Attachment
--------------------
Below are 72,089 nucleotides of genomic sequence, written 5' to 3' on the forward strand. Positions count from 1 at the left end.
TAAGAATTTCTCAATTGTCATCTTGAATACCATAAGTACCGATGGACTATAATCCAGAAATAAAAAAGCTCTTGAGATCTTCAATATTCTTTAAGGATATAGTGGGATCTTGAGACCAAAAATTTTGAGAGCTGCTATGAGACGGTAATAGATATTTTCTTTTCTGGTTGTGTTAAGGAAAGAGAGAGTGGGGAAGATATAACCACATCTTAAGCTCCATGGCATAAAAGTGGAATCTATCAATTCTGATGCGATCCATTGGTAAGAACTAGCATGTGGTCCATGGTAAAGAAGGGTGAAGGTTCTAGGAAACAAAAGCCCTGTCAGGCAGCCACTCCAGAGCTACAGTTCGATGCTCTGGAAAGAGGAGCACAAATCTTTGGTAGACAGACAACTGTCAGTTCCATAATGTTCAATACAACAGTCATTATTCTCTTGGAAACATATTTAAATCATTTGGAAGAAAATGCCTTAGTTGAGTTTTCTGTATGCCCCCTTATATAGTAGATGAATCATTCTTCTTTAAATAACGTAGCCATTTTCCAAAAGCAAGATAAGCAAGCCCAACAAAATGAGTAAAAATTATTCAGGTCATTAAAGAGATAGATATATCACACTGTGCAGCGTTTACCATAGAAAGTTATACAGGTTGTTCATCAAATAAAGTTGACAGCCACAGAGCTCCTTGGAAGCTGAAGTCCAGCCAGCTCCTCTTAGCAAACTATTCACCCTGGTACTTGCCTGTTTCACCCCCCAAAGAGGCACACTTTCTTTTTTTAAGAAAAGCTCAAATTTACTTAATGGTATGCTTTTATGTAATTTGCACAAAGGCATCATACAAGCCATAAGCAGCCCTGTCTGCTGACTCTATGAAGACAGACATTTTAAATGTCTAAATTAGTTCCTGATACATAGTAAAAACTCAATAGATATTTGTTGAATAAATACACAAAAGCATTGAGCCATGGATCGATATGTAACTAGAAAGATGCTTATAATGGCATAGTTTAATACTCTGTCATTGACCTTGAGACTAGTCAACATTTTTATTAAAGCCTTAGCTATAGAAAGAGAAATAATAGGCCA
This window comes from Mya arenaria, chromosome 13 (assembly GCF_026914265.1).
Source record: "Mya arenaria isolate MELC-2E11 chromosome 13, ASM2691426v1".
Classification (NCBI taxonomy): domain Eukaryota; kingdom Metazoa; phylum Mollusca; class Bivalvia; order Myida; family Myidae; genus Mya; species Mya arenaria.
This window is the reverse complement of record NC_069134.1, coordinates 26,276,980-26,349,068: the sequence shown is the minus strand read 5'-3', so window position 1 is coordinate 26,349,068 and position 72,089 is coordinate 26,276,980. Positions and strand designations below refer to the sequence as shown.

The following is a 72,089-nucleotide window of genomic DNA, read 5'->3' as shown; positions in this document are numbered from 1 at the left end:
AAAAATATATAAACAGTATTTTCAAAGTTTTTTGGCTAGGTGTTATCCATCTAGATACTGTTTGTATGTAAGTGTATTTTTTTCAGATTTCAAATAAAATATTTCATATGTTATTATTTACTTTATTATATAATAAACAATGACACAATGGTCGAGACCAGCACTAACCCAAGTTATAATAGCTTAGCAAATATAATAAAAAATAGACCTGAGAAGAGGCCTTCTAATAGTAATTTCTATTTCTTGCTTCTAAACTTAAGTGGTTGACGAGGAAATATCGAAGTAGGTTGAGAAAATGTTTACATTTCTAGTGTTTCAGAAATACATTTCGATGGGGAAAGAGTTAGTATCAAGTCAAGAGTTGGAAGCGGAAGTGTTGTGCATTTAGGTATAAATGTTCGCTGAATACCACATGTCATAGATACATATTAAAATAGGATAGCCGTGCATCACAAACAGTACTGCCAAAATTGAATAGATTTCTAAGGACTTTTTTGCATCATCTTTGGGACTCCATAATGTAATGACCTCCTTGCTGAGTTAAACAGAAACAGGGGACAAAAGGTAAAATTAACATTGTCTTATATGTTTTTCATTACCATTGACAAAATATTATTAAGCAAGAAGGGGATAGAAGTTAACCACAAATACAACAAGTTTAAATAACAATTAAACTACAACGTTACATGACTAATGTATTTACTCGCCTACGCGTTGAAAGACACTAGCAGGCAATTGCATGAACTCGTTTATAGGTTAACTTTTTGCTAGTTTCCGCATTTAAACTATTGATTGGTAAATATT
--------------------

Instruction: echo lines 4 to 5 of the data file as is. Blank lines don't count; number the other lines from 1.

Source record: "Mya arenaria isolate MELC-2E11 chromosome 13, ASM2691426v1".
Classification (NCBI taxonomy): domain Eukaryota; kingdom Metazoa; phylum Mollusca; class Bivalvia; order Myida; family Myidae; genus Mya; species Mya arenaria.